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Boeing's Starliner capsule stacked atop Atlas V rocket ahead of crucial May 19 launch (photos)

Boeing's CST-100 Starliner capsule is hoisted atop its United Launch Alliance Atlas V rocket on May 4, 2022.
Boeing's CST-100 Starliner capsule is hoisted atop its United Launch Alliance Atlas V rocket on May 4, 2022. (Image credit: United Launch Alliance)

Boeing's CST-100 Starliner capsule has joined up with its rocket ride.

Technicians stacked Starliner atop its United Launch Alliance (ULA) Atlas V rocket Wednesday (May 4) at ULA's Vertical Integration Facility (VIF) at Cape Canaveral Space Force Station in Florida. 

ULA and Boeing are gearing up for Orbital Flight Test 2 (OFT-2), a crucial uncrewed test mission to the International Space Station (ISS) that's scheduled to launch on May 19. If all goes well with OFT-2, Starliner will likely be cleared to carry NASA astronauts to and from the orbiting lab in the near future.

In photos: Boeing's Starliner OFT-2 mission in pictures

Boeing's Starliner spacecraft sits atop its United Launch Alliance Atlas V rocket on May 4, 2022.

Boeing's Starliner spacecraft sits atop its United Launch Alliance Atlas V rocket on May 4, 2022. (Image credit: United Launch Alliance)

Starliner rolled to the VIF Wednesday from Boeing's Commercial Crew and Cargo Processing Facility at NASA’s Kennedy Space Center, which is next door to Cape Canaveral Space Force Station. The capsule made the trip atop ULA's motorized payload transporter, traveling at a top speed of 5 mph (8 kph), ULA representatives said.

"Approaching the VIF, the transporter maneuvered up to the 30-story-tall building's doorway and parked," ULA wrote in statement Wednesday. "A four-point lifting sling, called the Handling Fixture Hoist Tool, was connected to the Starliner for the overhead crane to carefully raise the spacecraft onto the Atlas V waiting inside the VIF aboard its mobile launch platform."

As its name suggests, OFT-2 will be Boeing's second try at an uncrewed test mission to the ISS. The first, which lifted off in December 2019, was cut short after Starliner suffered several software glitches and was unable to meet up with the orbiting lab.

OFT-2, which will use a different Starliner vehicle than the original OFT, has encountered some issues of its own. The mission was originally supposed to launch last August, but preflight checks revealed stuck valves in the capsule's service module.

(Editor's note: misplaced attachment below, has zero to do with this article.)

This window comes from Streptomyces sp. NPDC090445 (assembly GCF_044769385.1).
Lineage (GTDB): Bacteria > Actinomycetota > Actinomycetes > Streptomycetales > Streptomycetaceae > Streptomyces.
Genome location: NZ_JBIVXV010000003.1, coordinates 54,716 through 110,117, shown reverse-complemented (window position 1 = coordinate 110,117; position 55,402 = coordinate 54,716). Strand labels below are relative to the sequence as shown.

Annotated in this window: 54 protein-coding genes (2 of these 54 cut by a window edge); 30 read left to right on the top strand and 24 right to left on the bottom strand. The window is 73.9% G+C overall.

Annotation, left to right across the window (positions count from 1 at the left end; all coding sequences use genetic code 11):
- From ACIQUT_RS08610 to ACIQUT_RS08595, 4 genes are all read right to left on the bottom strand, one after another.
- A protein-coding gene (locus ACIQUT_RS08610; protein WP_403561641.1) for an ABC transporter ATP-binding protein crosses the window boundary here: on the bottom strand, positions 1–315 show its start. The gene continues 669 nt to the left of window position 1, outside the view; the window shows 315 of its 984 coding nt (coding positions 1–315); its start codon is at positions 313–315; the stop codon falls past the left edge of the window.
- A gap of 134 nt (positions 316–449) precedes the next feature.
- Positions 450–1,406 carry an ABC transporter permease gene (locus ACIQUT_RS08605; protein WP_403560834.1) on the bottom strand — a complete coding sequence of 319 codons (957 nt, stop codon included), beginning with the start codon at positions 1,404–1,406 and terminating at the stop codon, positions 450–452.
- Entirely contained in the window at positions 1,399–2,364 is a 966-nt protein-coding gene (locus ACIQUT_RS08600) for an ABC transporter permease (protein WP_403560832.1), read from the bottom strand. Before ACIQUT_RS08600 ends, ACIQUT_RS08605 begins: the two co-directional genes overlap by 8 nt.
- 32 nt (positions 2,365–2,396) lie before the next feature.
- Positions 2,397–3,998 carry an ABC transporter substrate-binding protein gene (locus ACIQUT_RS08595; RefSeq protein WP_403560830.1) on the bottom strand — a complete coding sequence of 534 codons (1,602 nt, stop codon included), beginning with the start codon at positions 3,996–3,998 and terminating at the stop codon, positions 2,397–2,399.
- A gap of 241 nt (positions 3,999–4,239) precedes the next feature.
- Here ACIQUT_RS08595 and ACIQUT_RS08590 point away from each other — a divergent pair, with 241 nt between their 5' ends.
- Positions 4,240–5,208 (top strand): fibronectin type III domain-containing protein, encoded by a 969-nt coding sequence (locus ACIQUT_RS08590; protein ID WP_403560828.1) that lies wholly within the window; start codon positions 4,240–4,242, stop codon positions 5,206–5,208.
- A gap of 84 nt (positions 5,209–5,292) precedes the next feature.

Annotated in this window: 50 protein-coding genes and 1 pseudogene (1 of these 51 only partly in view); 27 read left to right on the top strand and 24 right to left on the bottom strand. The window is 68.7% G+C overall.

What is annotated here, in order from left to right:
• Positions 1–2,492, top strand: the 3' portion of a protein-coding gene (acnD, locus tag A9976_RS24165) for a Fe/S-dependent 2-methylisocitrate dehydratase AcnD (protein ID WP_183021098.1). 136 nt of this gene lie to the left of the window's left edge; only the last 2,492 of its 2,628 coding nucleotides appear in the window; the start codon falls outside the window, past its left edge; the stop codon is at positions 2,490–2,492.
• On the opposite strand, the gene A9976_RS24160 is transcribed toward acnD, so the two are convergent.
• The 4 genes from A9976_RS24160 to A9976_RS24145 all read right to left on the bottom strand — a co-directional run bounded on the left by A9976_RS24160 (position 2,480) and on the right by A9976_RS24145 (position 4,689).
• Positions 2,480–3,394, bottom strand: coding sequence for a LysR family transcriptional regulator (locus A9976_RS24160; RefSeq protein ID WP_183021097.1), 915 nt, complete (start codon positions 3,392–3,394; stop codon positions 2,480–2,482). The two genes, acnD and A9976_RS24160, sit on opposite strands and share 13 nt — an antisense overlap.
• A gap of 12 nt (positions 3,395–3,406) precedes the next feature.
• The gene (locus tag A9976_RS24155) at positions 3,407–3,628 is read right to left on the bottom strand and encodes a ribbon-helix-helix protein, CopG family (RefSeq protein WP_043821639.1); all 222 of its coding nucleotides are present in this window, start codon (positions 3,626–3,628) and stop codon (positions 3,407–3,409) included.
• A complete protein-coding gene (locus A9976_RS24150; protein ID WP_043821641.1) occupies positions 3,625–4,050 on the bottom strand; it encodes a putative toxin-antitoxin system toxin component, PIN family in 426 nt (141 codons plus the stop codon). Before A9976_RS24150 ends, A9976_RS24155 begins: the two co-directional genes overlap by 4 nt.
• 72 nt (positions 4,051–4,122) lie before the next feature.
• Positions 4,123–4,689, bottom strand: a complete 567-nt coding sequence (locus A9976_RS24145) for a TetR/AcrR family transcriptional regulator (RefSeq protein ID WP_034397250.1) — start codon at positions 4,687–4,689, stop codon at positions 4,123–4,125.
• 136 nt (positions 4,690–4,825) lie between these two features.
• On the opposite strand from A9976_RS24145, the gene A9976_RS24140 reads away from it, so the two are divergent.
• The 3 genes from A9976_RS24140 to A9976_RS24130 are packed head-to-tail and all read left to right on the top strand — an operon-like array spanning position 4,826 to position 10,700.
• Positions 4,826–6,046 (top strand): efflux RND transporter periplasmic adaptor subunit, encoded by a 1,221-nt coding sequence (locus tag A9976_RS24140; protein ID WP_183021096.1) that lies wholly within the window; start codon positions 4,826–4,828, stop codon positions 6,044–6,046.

After a lengthy investigation, Boeing and NASA teams identified the cause — oxidizer reacted with humidity in the air, generating nitric acid, which then created corrosion products that impeded valve function — and came up with mitigation measures. And Starliner is now getting ready for liftoff once again.

Boeing holds a contract with NASA's Commercial Crew Program and aims to begin flying astronauts with Starliner toward the end of 2022 if OFT-2 goes well. SpaceX holds a similar deal and is already up and running with its Dragon capsule and Falcon 9 rocket; Elon Musk's company launched its fourth operational astronaut mission for NASA, known as Crew-4, on April 27.

Mike Wall is the author of "Out There" (Grand Central Publishing, 2018; illustrated by Karl Tate), a book about the search for alien life. Follow him on Twitter @michaeldwall. Follow us on Twitter @Spacedotcom or on Facebook.  

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Mike Wall
Mike Wall

Michael Wall is a Senior Space Writer with Space.com and joined the team in 2010. He primarily covers exoplanets, spaceflight and military space, but has been known to dabble in the space art beat. His book about the search for alien life, "Out There," was published on Nov. 13, 2018. Before becoming a science writer, Michael worked as a herpetologist and wildlife biologist. He has a Ph.D. in evolutionary biology from the University of Sydney, Australia, a bachelor's degree from the University of Arizona, and a graduate certificate in science writing from the University of California, Santa Cruz. To find out what his latest project is, you can follow Michael on Twitter.